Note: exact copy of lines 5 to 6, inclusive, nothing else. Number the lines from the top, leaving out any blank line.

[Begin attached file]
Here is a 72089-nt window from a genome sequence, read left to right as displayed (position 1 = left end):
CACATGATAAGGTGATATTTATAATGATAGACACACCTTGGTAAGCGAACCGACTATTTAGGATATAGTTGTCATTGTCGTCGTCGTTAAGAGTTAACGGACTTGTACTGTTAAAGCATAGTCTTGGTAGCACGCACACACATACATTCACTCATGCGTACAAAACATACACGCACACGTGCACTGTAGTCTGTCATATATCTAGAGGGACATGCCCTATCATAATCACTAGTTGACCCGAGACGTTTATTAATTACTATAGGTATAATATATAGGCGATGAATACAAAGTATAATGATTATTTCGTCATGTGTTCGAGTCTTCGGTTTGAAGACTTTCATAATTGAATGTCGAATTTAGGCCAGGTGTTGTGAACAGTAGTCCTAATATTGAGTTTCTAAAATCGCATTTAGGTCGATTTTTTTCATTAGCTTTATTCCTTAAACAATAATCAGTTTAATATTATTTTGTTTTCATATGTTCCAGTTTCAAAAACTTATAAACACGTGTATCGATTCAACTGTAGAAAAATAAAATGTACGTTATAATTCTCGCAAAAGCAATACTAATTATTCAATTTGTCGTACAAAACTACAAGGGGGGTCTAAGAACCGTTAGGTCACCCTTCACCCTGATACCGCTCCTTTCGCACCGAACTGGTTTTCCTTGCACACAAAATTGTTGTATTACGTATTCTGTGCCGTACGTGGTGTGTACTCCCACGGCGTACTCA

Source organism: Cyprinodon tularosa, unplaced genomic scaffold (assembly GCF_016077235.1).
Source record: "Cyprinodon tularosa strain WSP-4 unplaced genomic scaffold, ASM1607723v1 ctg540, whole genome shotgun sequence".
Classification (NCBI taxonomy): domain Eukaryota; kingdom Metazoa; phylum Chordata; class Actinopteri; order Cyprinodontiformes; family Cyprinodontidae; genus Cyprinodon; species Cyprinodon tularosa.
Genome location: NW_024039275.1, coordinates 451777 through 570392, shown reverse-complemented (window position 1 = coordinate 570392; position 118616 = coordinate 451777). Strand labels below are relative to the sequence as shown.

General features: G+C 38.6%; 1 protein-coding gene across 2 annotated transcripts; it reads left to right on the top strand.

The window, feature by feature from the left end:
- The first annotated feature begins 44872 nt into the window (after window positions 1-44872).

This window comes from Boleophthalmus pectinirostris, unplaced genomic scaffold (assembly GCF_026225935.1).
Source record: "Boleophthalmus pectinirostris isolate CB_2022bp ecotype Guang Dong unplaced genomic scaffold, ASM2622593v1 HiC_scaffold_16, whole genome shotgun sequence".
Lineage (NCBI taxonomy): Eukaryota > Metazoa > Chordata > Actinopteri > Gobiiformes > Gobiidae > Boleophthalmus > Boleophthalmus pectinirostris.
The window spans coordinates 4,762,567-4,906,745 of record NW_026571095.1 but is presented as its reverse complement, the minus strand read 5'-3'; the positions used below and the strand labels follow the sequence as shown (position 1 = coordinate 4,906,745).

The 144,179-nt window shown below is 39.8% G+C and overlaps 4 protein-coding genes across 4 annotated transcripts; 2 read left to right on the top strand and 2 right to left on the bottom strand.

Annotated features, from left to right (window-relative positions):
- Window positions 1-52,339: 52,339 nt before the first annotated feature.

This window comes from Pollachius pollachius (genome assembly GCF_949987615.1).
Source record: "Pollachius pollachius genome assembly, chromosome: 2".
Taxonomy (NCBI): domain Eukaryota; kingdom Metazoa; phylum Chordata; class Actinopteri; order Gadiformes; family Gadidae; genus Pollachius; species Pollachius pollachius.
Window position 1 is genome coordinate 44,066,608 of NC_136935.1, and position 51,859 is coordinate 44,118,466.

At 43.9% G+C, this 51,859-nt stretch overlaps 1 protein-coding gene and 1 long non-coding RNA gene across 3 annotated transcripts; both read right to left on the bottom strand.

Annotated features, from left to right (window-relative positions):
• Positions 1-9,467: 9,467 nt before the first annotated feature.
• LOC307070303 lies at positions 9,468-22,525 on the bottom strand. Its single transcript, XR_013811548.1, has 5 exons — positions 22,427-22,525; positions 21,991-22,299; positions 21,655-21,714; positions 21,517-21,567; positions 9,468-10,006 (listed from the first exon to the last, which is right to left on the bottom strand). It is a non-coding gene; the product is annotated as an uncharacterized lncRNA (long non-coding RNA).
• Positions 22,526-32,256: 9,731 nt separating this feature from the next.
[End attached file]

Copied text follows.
Classification (NCBI taxonomy): domain Eukaryota; kingdom Metazoa; phylum Chordata; class Actinopteri; order Cyprinodontiformes; family Cyprinodontidae; genus Cyprinodon; species Cyprinodon tularosa.
Genome location: NW_024039275.1, coordinates 451777 through 570392, shown reverse-complemented (window position 1 = coordinate 570392; position 118616 = coordinate 451777). Strand labels below are relative to the sequence as shown.